The second, fourth and sixth sections are about David, and the fifth section is about me. We are in these sections, as I mentioned above, representatives of all people in facing what we face.
The Lost Tribes was published seven years after David took his life with a gun. Even in Let the Baby Sleep, your most recent book (2023), David is a powerful presence. In the poem “The bliss of his oblivion,” one stanza reflects the poet’s relationship with David: “I found the lost tribes / after David’s suicide, / before his First Communion, / during his betrayal, / under his sign at the end of the rainbow.” Is it true that you, the poet, couldn’t let go of him, as he appears in many of the poems in this 2023 volume, or is it true that Let the Baby Sleep allowed you to let him go?
Patrick T. Reardon
I don’t want to let go of David. I feel a strong connection to him, and I don’t want to lose him. In a similar although more distant way, I feel a strong connection with every other human being, and I want to remain in touch with that feeling and those connections.
Let the Baby Sleep was completed in 2020, and David hasn’t played as big a role in the poetry I’ve written since then. It’s not that I’m forgetting him, but he’s being woven into other situations. All of my poetry has been written with a sense of connection among all people, such as my poems “Communion of saints” and “Angels are out tonight.”
Four of my poetry books have turned a strong spotlight on David and me and my family. Yet, they need to be seen in context. At its heart, my poetry has to do with the connection of all human beings to each other, and that’s the context in which my books about David, me and my family reside. David, me and my family are representatives of humanity. Our experiences are very personal, and, yet, they are also universal. That’s why they touch people.
The year before Let the Baby Sleep was published, you wrote Puddin’, the Autobiography of a Baby: A Memoir in Prose Poems. Some readers consider Puddin’ the first of its kind of prose poems, but your reason for writing Puddin’ lies in your journey to understand you and your siblings’ relationship with your parents—“acolytes at the altar.” Studying forty black-and-white photos of your early childhood gave you the insight to write the book. Allow us to see this journey: Why Puddin’ is called the first such book; how you found your way to write the book; what it means to you in this family of fourteen children; how you relate to it now.
Patrick T. Reardon
I’ve pretty much explained above how I came to write this book. What I was struck by after the book was published was how it is such a mix of many emotions. The baby, me, feels isolated and confused, and he only gets the nurturing he needs from Aunt.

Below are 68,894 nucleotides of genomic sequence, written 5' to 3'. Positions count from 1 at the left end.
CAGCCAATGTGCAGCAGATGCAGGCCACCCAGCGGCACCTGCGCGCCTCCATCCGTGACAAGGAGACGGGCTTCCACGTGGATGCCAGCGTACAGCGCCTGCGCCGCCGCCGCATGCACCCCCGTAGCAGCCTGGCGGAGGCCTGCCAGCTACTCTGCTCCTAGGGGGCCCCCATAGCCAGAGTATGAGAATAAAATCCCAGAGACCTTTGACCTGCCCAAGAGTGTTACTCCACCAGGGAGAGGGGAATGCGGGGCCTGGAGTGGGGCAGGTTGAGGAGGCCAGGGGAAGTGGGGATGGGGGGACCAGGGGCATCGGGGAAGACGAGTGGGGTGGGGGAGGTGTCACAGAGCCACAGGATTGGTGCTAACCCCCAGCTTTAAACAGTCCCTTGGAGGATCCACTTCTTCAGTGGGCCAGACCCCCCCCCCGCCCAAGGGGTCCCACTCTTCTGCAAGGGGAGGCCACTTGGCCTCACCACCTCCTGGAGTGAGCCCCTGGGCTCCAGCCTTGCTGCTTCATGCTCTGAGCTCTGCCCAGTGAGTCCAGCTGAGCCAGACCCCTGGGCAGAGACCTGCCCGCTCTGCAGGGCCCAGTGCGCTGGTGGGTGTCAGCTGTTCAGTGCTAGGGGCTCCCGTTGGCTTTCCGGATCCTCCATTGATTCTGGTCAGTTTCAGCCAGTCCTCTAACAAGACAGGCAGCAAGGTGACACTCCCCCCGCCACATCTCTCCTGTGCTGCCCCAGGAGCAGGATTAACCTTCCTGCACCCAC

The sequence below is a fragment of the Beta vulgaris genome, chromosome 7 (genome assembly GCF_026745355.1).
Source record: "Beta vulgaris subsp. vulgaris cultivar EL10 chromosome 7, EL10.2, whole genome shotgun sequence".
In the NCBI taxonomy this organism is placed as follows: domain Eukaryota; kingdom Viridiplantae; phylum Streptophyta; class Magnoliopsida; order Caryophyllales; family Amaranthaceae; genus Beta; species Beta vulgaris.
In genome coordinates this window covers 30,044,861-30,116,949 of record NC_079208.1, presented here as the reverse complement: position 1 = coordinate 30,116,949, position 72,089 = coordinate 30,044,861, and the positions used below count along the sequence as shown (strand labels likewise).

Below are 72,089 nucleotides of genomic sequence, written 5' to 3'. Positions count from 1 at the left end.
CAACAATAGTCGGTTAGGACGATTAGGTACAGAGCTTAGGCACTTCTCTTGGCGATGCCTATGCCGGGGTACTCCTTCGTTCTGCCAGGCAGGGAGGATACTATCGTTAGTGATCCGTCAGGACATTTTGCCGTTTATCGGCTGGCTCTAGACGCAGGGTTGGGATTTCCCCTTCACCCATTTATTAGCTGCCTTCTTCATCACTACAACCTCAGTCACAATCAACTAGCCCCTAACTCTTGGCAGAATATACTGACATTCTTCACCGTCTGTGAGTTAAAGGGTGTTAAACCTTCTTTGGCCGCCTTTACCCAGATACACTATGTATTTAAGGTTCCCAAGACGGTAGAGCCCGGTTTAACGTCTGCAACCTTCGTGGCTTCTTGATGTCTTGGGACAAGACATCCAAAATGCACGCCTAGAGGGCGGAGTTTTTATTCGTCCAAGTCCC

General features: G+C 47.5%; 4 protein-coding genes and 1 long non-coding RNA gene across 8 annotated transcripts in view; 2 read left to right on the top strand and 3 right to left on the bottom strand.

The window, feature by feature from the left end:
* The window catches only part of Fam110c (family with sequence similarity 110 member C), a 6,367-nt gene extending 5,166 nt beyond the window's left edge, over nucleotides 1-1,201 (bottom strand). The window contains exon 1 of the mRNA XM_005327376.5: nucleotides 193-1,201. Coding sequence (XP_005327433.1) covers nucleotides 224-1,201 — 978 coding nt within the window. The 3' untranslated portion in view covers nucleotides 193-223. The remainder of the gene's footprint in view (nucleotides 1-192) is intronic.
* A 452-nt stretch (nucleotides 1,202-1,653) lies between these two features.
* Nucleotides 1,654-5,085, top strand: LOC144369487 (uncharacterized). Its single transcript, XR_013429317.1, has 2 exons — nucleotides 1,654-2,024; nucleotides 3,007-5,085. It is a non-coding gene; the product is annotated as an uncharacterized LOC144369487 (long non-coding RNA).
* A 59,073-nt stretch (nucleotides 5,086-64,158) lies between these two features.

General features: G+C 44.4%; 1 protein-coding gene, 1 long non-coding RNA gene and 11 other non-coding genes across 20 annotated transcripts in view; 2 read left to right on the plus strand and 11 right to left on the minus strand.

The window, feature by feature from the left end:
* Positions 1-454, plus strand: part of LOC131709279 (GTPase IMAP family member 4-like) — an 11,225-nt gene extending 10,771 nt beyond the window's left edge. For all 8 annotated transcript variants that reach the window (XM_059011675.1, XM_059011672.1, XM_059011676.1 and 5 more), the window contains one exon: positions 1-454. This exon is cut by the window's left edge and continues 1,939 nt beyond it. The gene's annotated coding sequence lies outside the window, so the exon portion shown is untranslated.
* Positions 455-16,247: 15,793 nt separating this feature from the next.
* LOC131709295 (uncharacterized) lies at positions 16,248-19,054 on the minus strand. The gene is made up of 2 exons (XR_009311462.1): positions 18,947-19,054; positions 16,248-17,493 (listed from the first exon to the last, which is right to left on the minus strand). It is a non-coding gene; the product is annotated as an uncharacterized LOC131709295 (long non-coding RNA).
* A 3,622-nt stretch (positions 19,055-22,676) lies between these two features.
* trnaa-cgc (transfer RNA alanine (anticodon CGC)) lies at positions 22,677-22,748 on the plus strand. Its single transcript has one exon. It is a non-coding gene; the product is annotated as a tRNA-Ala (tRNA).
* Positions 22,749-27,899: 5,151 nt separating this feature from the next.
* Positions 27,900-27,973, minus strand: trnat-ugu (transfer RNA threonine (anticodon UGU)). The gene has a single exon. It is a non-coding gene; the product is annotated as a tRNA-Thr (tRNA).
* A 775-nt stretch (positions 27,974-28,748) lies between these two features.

Nonetheless, he finds a way to enrich his life through deep curiosity and a strong effort to start to understand his world, looking how lines connect to each other. There is, it seems to me, an amazing resilience to that little boy that touches me deeply.
It’s that resilience that many readers mention when they talk about how much they enjoyed the book.
Of the six poetry books you have written since 2017, which was the most difficult to write? Why? The titles of the books in order of publication are as follows: Requiem for David; Darkness of the Face of the Deep; Puddin’; The Lost Tribes; Let the Baby Sleep; and Salt of the Earth: Doubts and Faith.
Patrick T. Reardon
Each of the books involves taking poems I’d already written and putting them together in some order that made sense. The “writing” of the book was a way of taking a mess of many poems and giving that mess form. What I mean to say is that it was satisfying and fulfilling.
The writing of individual poems was much more fraught. Some of those that ended up in Requiem and in Let the Baby Sleep were among the most raw and painful to write. At the same time, the act of taking my feelings and giving them form in words and lines and stanzas helped me to embrace the rawness and pain. In other words, I wasn’t just suffering, but I was finding a connection with the rawness and pain and putting it on paper with the idea of sharing it with a future reader.
The writing was painful, but less painful than not writing.
A renowned publisher wants to write your memoir. How will you begin?
Patrick T. Reardon
The first poetry I heard was in church.